Why Do Some Central Banks Set An Inflation Target?

Inflation is defined as a sustained increase in the general price level. The general price level is the average of the prices of goods and services in the economy. Inflation is commonly measured by the percentage increase in the consumer price index (CPI). In economics tuition, one will learn that high inflation is detrimental to the economy as it will lead to a fall in the real value of savings and export competitiveness. The economics tutor will explain the reason why some central banks set an inflation target. However, for some reasons, the concept of inflation target has proved to be a little confusing to a significant number of students in economics tuition. Further, many of those who understand the concept have difficulty in explaining clearer in the examination. I will provide a simplified explanation of the concept of inflation target to help students do well in the examination.

Concept of Expected Inflation

In order to understand the concept of inflation target, one first needs to understand the concept of expected inflation. Actual inflation is determined by several factors which include inflation in other economies, wages, the exchange rate, oil prices and expected inflation. One can learn the determinants of inflation in economics tuition with an experienced economics tutor at a reputable economics tuition centre in Singapore. Economics Cafe Learning Centre is a reputable and renowned economics tuition centre in Singapore that specializes in A level economics tuition. Expected inflation is an important factor. Expected inflation arises as the prices of goods and services rise over time. After deflation and inflation were equally common before the 1950s, inflation has been far more common than deflation since the 1950s. Therefore, people generally expect the prices of goods and services to rise and hence the term expected inflation.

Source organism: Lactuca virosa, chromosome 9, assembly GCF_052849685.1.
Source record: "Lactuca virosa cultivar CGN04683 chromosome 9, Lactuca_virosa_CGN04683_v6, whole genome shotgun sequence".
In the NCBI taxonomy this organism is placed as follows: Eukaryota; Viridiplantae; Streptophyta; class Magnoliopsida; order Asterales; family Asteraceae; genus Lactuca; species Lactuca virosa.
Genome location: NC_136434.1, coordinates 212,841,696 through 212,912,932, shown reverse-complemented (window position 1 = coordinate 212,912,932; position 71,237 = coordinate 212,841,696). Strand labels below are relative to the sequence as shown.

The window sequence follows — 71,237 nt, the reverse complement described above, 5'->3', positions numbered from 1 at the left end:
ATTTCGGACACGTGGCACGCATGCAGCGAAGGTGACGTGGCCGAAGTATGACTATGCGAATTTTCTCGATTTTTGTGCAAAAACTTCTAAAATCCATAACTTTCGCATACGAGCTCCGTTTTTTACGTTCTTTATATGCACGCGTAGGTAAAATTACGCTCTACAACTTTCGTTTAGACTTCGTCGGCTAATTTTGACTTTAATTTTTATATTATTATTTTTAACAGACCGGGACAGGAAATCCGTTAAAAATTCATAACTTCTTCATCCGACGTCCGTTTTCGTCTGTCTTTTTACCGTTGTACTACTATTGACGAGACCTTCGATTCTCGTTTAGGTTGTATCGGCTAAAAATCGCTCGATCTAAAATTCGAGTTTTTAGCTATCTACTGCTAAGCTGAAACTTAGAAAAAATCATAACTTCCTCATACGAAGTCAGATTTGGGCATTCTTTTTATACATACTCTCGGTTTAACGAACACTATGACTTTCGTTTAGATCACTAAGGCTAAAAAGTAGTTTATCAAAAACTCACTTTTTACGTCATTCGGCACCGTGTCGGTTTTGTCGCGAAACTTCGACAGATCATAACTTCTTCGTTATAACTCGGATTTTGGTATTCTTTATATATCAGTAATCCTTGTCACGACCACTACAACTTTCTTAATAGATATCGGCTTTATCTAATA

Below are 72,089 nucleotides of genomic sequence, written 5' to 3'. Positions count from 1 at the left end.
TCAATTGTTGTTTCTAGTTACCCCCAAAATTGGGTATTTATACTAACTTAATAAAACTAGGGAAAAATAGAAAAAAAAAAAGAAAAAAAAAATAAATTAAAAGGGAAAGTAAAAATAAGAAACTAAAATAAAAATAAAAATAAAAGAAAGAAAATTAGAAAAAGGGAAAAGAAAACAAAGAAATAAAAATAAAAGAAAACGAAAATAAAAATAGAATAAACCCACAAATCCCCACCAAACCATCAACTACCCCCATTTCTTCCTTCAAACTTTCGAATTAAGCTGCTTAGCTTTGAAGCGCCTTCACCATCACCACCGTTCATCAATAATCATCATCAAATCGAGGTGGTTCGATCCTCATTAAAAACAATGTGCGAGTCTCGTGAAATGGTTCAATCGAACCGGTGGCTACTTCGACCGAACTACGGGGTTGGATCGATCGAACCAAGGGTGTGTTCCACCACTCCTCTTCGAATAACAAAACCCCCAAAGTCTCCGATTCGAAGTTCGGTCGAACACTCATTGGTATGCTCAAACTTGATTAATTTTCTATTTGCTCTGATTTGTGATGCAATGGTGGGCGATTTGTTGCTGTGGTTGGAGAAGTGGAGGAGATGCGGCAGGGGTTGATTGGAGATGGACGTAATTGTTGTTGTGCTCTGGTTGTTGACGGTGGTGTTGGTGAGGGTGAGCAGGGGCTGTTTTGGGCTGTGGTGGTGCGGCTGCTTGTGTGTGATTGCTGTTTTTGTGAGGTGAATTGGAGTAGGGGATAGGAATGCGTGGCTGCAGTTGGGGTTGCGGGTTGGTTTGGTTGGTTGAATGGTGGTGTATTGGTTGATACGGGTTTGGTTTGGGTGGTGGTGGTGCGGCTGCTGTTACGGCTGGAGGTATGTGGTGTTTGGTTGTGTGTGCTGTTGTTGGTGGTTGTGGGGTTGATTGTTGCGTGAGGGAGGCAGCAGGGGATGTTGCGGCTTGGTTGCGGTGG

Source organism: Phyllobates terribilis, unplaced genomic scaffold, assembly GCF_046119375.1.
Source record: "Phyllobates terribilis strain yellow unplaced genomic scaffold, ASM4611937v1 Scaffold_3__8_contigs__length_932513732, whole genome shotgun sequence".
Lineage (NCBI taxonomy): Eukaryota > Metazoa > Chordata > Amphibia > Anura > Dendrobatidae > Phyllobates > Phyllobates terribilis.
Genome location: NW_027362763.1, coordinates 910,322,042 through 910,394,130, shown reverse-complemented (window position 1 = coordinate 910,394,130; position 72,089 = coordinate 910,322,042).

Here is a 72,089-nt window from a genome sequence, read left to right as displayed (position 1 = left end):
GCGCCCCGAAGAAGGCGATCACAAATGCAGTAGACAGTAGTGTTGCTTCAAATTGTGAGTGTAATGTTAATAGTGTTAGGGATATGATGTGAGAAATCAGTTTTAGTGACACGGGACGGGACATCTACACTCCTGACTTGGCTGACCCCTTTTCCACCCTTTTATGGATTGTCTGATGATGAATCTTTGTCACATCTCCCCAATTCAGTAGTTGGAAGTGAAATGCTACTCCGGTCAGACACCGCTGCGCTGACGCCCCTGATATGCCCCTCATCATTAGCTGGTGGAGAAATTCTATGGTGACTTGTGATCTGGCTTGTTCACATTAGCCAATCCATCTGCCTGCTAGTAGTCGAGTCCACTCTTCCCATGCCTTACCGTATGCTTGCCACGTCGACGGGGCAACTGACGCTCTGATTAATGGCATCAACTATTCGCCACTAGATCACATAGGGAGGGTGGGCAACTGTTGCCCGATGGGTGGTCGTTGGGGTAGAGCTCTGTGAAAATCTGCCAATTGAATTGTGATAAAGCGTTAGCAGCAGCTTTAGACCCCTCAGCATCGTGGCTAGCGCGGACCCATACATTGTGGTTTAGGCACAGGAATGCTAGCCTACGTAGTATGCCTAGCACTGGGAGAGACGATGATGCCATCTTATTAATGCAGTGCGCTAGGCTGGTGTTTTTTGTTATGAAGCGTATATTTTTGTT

Link between Expected Inflation and Actual Inflation

Assume that workers expect the prices of goods and service to rise sharply due to reasons such as expectations of a sharp rise in oil prices. An increase in the prices of goods and services will lead to a fall in real wages, assuming nominal wages remain constant. The distinction between nominal wages and real wages can be learned from a good economics tutor providing economics tuition at the pre-university level. In order to maintain their real wages, workers will bargain for higher nominal wages. Therefore, if workers expect a sharp rise in the prices of goods and services, they will bargain for a large increase in nominal wages. However, a large increase in nominal wages will lead to a substantial increase in the cost of production in the economy. When firms face a large increase in their costs of production, they will increase their prices by a large extent in order to maintain profitability and this will lead to a sharp increase in the general price level resulting in high inflation. Therefore, high expected inflation will lead to high actual inflation. Conversely, low expected inflation will lead to low actual inflation, other things being equal.

Link between Inflation Target and Expected Inflation

There are about 25 economies in the world where the central banks have set an inflation target. For example, the Reserve Bank of Australia has an inflation target of between 2 and 3 percent. The Bank of England has an inflation target of 2.5 percent with a tolerance band of 0.5 percent which effectively results in an inflation target of between 2 and 3 percent. An inflation target will lower expected inflation. As explained earlier, high expected inflation will lead to high actual inflation. It follows that lower expected inflation will lead to lower actual inflation. However, an inflation target will lower expected inflation only if the central bank is perceived to be committed to achieving the target. In other words, the credibility of the central bank is of paramount importance for an inflation target to effectively lower expected inflation. Apart from lowering expected inflation, an inflation target can also be used to assess the performance of the central bank. The economics tutor at Economics Cafe Learning Centre will explain this in greater detail in economics tuition.

Christopher Lau

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